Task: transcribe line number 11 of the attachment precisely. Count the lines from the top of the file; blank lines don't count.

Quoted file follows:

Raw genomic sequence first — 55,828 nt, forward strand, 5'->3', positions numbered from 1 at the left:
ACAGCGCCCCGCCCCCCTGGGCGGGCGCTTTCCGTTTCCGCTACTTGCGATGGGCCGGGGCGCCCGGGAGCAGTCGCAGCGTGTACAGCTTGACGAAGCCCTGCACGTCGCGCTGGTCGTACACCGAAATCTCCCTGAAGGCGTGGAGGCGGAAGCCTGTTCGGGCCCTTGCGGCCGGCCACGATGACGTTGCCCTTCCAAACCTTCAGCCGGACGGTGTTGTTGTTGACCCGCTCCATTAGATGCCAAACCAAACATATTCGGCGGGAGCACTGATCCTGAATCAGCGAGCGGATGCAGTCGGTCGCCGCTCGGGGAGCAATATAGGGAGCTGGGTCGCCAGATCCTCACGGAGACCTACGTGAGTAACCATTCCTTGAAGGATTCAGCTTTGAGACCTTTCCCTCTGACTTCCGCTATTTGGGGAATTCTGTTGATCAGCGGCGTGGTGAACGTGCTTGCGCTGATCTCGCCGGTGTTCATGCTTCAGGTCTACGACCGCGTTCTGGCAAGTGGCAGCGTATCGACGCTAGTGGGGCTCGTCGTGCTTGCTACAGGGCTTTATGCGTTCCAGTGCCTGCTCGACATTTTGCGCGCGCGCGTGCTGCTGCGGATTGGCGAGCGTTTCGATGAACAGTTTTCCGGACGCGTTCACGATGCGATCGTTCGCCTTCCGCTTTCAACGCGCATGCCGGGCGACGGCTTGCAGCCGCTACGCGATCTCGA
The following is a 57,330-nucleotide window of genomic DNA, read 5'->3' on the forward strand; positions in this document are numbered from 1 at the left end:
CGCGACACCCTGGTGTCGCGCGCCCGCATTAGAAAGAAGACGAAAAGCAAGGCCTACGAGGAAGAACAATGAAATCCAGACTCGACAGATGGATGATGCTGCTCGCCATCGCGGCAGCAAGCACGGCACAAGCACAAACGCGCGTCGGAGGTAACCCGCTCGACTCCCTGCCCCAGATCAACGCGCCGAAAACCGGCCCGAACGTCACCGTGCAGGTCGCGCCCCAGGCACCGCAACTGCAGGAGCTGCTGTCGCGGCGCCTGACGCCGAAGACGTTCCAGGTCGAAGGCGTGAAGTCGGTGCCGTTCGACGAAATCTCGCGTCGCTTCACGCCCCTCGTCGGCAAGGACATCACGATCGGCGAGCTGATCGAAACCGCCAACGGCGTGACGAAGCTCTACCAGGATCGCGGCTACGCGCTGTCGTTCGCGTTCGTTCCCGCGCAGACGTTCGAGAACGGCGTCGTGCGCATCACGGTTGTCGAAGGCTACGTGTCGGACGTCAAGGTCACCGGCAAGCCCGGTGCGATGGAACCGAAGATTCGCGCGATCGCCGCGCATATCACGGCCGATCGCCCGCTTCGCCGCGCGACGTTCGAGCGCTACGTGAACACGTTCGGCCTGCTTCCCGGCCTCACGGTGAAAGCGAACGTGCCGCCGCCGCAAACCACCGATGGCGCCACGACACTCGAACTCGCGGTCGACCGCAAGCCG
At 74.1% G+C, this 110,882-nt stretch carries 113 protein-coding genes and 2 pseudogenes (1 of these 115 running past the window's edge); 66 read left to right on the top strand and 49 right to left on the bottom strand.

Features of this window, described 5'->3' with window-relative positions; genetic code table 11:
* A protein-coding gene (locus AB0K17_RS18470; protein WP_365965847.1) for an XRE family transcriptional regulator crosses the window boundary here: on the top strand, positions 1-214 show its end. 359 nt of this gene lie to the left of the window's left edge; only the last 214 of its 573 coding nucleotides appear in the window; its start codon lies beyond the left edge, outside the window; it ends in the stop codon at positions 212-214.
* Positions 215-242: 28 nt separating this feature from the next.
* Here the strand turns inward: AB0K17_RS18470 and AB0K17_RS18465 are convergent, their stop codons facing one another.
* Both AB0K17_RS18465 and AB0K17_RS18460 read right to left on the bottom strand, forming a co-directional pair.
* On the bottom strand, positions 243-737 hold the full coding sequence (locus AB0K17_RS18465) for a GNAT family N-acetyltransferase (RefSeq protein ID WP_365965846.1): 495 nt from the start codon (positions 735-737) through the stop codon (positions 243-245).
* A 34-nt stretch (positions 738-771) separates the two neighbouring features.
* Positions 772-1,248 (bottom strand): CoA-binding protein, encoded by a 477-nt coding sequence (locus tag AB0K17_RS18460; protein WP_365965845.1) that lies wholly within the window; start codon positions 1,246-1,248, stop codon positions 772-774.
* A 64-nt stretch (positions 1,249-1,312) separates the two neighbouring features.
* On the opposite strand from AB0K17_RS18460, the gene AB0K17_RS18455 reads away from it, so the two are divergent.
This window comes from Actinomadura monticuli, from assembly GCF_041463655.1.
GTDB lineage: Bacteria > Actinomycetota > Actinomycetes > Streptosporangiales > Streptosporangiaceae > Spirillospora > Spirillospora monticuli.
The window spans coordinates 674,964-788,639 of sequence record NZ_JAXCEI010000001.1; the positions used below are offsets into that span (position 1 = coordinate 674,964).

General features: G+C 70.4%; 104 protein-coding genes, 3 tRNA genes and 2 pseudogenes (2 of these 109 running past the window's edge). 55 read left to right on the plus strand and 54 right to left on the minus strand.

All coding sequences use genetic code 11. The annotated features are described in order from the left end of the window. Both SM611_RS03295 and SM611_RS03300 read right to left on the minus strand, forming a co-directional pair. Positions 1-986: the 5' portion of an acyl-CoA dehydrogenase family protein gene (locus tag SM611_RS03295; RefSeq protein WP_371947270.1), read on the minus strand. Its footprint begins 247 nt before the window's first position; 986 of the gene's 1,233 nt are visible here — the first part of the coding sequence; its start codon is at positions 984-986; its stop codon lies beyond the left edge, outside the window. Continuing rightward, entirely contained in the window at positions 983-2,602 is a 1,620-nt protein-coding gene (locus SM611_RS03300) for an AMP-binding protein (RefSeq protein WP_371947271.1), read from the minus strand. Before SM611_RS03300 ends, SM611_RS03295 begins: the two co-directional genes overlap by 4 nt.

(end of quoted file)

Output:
* On the bottom strand, positions 243-737 hold the full coding sequence (locus AB0K17_RS18465) for a GNAT family N-acetyltransferase (RefSeq protein ID WP_365965846.1): 495 nt from the start codon (positions 735-737) through the stop codon (positions 243-245).